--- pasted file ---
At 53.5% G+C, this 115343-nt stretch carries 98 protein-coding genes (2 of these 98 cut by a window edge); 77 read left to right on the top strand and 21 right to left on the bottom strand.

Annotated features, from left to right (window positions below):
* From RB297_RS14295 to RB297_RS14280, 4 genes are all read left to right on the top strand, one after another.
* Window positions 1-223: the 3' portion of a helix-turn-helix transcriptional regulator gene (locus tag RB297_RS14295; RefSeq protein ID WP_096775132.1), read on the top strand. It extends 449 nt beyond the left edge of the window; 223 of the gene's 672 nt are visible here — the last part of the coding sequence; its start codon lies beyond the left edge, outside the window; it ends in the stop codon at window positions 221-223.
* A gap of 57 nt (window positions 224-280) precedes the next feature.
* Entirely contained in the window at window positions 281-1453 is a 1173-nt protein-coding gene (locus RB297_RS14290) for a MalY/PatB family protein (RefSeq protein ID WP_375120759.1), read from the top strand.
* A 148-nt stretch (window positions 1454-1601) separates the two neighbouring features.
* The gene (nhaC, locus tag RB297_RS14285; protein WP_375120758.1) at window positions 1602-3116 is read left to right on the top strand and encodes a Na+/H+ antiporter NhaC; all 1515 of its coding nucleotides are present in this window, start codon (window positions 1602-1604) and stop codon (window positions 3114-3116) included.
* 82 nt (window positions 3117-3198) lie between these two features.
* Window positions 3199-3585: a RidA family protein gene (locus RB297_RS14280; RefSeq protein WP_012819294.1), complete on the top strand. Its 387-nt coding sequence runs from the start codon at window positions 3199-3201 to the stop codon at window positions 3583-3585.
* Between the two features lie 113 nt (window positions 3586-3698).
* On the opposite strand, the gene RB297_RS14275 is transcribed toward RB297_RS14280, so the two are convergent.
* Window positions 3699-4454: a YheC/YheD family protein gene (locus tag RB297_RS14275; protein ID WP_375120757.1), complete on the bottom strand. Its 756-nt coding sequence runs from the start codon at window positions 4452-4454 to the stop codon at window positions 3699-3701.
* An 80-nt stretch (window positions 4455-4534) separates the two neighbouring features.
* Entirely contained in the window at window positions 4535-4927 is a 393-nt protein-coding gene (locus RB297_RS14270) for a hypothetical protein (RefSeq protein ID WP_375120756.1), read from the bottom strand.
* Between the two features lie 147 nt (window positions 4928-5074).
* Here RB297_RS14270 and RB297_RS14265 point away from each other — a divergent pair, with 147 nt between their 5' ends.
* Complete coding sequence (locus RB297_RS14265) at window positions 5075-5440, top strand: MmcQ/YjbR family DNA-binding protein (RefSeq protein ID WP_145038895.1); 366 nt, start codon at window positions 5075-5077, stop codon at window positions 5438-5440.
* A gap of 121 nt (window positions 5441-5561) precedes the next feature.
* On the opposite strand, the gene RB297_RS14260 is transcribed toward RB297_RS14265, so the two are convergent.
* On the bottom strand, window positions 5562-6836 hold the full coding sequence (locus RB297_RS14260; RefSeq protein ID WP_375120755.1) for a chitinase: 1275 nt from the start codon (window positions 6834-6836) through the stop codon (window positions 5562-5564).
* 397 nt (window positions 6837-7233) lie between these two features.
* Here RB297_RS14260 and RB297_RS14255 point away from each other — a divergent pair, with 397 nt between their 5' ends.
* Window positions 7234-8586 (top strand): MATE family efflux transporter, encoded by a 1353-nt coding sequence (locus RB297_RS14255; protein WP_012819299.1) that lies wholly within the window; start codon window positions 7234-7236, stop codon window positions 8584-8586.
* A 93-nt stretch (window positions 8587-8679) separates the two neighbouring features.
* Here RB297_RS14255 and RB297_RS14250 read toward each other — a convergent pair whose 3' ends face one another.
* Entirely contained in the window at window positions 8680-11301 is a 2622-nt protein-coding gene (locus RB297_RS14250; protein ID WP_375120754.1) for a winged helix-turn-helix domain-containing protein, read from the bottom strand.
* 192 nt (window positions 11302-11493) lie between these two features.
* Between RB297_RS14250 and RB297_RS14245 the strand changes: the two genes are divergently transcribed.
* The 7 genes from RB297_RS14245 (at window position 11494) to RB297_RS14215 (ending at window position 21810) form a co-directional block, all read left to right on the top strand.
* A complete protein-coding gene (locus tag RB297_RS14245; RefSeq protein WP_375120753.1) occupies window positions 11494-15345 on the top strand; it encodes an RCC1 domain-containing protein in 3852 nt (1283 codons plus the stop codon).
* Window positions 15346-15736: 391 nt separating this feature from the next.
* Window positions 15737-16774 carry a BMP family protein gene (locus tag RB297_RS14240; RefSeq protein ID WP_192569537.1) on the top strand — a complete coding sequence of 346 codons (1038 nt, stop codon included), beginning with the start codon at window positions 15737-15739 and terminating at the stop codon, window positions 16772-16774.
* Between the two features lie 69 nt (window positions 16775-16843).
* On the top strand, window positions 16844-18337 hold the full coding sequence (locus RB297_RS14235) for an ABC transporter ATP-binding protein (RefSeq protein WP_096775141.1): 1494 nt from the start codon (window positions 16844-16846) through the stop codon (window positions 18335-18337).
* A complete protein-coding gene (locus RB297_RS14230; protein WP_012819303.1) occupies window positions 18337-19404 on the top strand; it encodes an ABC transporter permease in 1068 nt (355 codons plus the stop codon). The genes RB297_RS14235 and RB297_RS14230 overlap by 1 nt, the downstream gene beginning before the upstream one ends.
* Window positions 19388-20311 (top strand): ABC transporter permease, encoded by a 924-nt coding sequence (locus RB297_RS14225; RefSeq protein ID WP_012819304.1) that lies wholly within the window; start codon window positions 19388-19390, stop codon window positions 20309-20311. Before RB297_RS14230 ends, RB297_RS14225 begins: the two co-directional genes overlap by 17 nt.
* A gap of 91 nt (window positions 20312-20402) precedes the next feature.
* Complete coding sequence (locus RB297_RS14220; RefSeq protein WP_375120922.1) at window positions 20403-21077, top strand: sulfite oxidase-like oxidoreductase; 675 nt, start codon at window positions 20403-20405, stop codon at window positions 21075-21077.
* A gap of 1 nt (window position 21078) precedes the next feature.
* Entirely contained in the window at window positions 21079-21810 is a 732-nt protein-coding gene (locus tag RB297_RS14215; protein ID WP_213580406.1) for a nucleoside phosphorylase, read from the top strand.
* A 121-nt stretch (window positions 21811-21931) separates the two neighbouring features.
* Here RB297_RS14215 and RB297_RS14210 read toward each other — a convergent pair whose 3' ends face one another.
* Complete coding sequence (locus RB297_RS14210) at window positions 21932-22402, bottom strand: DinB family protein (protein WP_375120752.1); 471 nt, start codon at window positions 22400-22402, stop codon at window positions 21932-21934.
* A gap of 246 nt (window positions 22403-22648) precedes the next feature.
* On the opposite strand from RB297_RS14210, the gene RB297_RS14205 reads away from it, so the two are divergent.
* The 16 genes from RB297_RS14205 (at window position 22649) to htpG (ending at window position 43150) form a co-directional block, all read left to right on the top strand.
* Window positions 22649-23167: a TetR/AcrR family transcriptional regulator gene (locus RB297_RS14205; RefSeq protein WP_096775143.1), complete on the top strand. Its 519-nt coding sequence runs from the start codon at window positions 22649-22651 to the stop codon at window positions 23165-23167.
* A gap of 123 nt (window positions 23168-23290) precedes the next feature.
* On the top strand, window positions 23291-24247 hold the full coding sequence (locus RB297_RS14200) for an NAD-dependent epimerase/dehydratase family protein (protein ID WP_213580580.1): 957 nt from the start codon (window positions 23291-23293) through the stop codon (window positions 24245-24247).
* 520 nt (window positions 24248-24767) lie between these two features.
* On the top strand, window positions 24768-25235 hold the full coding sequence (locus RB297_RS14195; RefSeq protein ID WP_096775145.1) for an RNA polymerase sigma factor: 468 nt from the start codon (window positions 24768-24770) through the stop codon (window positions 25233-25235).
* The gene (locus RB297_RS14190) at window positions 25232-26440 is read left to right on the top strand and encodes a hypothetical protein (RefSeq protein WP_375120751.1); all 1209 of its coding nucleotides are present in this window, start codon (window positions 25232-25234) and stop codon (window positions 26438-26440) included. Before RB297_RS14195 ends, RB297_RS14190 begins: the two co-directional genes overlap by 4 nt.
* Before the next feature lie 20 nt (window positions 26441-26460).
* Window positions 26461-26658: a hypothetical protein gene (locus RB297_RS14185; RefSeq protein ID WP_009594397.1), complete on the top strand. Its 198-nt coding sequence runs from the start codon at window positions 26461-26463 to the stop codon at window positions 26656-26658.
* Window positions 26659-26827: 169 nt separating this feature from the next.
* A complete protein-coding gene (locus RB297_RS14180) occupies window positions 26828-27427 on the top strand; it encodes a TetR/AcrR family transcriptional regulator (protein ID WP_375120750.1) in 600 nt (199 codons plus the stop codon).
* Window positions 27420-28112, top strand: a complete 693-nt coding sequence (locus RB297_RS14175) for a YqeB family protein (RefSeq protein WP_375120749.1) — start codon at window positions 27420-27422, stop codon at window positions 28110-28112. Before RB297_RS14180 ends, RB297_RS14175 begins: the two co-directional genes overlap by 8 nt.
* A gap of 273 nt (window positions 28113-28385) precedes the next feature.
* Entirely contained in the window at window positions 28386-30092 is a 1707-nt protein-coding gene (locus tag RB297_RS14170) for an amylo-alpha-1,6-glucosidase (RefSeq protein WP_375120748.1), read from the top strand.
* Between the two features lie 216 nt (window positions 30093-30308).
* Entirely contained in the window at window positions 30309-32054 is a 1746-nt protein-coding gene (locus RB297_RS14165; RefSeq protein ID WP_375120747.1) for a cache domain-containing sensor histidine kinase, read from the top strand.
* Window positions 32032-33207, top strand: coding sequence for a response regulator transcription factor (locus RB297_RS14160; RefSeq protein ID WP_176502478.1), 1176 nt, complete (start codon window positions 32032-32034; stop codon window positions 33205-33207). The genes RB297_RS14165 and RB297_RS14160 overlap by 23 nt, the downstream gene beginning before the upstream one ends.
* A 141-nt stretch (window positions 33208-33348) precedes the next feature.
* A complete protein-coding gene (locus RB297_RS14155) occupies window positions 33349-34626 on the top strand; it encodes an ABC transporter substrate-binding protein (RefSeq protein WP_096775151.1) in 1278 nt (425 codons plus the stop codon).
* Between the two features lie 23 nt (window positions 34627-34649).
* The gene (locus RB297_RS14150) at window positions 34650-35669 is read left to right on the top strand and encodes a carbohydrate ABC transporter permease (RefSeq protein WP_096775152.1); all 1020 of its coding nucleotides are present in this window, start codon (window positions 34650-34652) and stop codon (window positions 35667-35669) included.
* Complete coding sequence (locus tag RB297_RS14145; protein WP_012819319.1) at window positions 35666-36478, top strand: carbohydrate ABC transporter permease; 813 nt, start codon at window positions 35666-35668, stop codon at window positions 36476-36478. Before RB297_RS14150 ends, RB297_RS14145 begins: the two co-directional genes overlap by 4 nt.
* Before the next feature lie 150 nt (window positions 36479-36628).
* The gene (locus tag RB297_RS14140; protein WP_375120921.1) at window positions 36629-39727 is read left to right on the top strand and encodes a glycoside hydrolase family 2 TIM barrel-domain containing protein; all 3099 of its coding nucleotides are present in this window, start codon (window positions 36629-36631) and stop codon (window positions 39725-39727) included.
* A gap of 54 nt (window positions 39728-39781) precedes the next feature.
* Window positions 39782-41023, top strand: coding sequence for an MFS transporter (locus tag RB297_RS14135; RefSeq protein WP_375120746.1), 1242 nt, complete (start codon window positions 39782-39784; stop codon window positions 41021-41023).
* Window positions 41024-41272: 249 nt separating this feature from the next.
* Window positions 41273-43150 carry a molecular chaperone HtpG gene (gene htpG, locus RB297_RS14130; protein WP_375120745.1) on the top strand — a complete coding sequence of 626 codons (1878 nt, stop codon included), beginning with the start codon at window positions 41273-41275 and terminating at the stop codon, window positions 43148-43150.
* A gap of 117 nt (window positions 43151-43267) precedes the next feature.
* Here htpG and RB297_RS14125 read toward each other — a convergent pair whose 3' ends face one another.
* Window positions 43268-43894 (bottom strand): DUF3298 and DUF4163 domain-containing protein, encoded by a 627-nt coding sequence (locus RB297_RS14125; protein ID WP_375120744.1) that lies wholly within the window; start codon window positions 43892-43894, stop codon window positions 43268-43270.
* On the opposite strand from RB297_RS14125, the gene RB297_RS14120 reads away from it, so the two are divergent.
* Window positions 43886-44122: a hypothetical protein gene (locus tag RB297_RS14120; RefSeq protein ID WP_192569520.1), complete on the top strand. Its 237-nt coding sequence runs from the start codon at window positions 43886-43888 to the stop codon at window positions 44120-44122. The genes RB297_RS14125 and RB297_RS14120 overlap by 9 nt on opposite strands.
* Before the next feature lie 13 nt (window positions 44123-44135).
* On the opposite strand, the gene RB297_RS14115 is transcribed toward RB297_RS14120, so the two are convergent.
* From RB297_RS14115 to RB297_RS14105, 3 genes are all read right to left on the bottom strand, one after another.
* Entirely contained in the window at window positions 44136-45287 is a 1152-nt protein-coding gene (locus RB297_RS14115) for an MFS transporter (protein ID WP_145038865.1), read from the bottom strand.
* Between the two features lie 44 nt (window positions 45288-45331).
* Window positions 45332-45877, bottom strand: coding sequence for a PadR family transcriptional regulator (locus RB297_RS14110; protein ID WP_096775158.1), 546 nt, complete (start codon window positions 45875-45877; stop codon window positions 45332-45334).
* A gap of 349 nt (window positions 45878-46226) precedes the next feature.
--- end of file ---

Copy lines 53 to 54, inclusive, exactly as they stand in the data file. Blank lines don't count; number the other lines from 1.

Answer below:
* The gene (locus RB297_RS14190) at window positions 25232-26440 is read left to right on the top strand and encodes a hypothetical protein (RefSeq protein WP_375120751.1); all 1209 of its coding nucleotides are present in this window, start codon (window positions 25232-25234) and stop codon (window positions 26438-26440) included. Before RB297_RS14195 ends, RB297_RS14190 begins: the two co-directional genes overlap by 4 nt.
* Before the next feature lie 20 nt (window positions 26441-26460).